Here, Ted Cruz
are taking control of the debate. Yes, Obamacare will be funded at the end of the day. But isn't it better to start negotiating from a stance of refusing to fund Obamacare (and thus the government) and compromise from there rather than to start by giving the Democrats everything you know they will require, and compromise from that point? That's kind of the bigger point here. No, Obamacare wasn't going to get defunded. But perhaps with a little more help the GOP would have had more negotiating power. Maybe the "oh-Obamacare-is-splendid" liberals in the US Senate might even have to vote against having to be covered by the law they love.
Anti-Defund Argument: Bill Will Fail Tragically Alone
Obamacare is a tropical depression slowly turning into a hurricane. Once fully implemented and everyone finally finds out what is in the bill, we anticipate it will be a category 5. This is the argument being made by the anti-defunders. We don't need to defund or obstruct the bill because that only gives the opposition a target (GOP's fault!) for when it inevitably does fail. The bill will fail, so just ride it out.
The nonpartisan Congressional Budget Office has already declared the bill will cost (at least) double what we were told it would. Tens of millions of people will remain uninsured. Higher insurance premiums have already begun to pour in thanks to unnecessary over-the-top mandates to cover normal and expected expenditures. The state-run Obamacare exchanges have only been able to function by excluding many hospitals and healthcare facilities from their participation lists. So no, you can't keep your doctor. Employers have been forced to create a part-time employee economy in order to avoid the cumbersome taxes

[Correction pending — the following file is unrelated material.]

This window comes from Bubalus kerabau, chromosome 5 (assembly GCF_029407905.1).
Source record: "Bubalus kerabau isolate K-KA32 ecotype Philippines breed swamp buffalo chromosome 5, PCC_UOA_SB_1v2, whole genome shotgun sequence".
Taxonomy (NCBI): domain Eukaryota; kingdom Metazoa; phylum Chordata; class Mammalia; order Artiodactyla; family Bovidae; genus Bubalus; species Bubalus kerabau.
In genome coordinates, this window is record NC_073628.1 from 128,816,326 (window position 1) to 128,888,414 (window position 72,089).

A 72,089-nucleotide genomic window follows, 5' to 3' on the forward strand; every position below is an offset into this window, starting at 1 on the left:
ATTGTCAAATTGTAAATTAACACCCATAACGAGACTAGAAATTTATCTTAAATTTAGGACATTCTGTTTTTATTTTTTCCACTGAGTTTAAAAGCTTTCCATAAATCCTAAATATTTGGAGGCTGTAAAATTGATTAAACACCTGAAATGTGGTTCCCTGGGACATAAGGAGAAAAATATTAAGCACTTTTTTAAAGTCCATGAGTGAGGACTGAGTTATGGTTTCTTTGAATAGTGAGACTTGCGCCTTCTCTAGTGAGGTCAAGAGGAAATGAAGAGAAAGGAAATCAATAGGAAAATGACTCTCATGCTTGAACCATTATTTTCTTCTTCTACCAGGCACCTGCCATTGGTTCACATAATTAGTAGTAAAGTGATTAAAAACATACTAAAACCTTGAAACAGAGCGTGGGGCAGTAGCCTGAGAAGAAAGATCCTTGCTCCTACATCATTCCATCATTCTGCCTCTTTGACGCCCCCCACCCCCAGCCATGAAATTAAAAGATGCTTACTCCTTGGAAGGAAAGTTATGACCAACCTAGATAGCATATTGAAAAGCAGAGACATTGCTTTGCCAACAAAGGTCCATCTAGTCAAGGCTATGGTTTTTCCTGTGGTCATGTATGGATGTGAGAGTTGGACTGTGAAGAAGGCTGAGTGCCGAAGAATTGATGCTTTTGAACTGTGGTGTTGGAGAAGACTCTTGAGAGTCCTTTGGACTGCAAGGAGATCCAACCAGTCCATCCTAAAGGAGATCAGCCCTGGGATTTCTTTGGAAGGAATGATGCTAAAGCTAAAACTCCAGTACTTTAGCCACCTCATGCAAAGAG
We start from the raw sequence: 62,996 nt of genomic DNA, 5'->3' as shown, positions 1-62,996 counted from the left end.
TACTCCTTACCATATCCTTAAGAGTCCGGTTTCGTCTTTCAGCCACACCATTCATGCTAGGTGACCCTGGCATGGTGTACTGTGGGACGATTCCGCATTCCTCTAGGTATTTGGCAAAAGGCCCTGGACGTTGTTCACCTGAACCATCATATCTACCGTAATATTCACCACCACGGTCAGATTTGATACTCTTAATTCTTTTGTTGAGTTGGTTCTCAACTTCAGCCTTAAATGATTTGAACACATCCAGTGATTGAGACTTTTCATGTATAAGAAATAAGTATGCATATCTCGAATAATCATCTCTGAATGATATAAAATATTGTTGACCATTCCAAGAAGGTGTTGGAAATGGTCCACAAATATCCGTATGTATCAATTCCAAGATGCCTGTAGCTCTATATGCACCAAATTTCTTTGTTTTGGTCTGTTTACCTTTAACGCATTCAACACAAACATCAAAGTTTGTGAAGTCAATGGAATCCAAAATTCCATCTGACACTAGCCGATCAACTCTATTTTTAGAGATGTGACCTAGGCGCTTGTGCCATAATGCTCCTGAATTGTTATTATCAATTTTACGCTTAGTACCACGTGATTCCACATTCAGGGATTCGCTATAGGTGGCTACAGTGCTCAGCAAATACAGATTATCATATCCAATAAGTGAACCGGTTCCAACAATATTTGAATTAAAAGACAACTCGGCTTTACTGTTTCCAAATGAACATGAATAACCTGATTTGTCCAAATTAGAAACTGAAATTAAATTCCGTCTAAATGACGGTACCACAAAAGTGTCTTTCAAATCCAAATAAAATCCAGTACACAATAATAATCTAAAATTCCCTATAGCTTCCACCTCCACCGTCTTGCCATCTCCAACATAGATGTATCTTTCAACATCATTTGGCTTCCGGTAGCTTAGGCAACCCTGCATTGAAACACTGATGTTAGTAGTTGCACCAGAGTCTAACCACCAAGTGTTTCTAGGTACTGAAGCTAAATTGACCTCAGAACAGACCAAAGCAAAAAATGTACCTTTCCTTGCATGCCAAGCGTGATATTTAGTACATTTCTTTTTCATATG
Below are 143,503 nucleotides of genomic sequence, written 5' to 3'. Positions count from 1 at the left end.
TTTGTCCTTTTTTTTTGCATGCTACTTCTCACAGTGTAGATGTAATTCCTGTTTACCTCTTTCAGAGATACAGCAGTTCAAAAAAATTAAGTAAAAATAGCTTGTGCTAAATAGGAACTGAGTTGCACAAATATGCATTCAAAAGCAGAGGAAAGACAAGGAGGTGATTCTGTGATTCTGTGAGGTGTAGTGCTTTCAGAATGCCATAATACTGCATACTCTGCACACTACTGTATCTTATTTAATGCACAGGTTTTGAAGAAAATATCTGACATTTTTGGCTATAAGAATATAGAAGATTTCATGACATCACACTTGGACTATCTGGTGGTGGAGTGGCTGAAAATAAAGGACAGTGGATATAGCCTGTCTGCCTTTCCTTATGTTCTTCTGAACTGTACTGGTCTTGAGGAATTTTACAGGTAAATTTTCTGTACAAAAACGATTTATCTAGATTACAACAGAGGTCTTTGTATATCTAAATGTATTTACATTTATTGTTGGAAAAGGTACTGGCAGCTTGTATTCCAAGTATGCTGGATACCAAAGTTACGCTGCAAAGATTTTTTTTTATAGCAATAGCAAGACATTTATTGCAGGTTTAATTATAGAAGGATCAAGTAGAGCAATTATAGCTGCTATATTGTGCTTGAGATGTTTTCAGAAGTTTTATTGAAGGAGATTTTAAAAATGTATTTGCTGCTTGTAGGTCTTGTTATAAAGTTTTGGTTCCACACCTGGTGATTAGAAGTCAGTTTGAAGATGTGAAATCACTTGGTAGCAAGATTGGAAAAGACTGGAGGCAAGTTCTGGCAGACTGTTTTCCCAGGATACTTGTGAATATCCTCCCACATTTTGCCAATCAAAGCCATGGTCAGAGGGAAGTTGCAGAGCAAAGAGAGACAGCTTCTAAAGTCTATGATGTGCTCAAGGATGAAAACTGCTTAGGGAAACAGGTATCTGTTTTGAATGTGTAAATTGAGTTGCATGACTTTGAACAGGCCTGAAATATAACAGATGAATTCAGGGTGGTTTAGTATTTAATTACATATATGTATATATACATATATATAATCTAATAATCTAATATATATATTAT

of Obamacare. People are finding out they can't keep the coverage they had as it has become regulated out of existence. Worse yet, most of the provisions and resulting consequences haven't even taken effect yet.
Pro-Defund Argument: Worst Bill in History Publicly Eviscerated
Yes, funding for Obamacare will happen until there is a new President and a new US Senate to change that. Even if it was defunded does anyone believe that the federal government would stop implementing it? If you think they hold the law in high regard, I'll refer you to our unenforced federal laws on immigration and drug laws. But why pass up on the opportunity to publicly dismantle what is perhaps the least popular law in decades? Double-digit disapproval has accompanied the law since before it passed, and we think it's a bad idea to keep reminding the public about this nasty beast? When Rand Paul filibustered Obama's spying, it was more than about drones. Likewise, the defund movement is more than a pointless exercise trying to stop Obamacare from continuing. For too long the GOP has been filled with "nice guys" who want to "compromise" with the other side whose idea of compromising is: "Republicans give us what we want." Maybe it's just nice to have conservatives who will actually fight back every once in a while. If you have the opportunity, why not take it?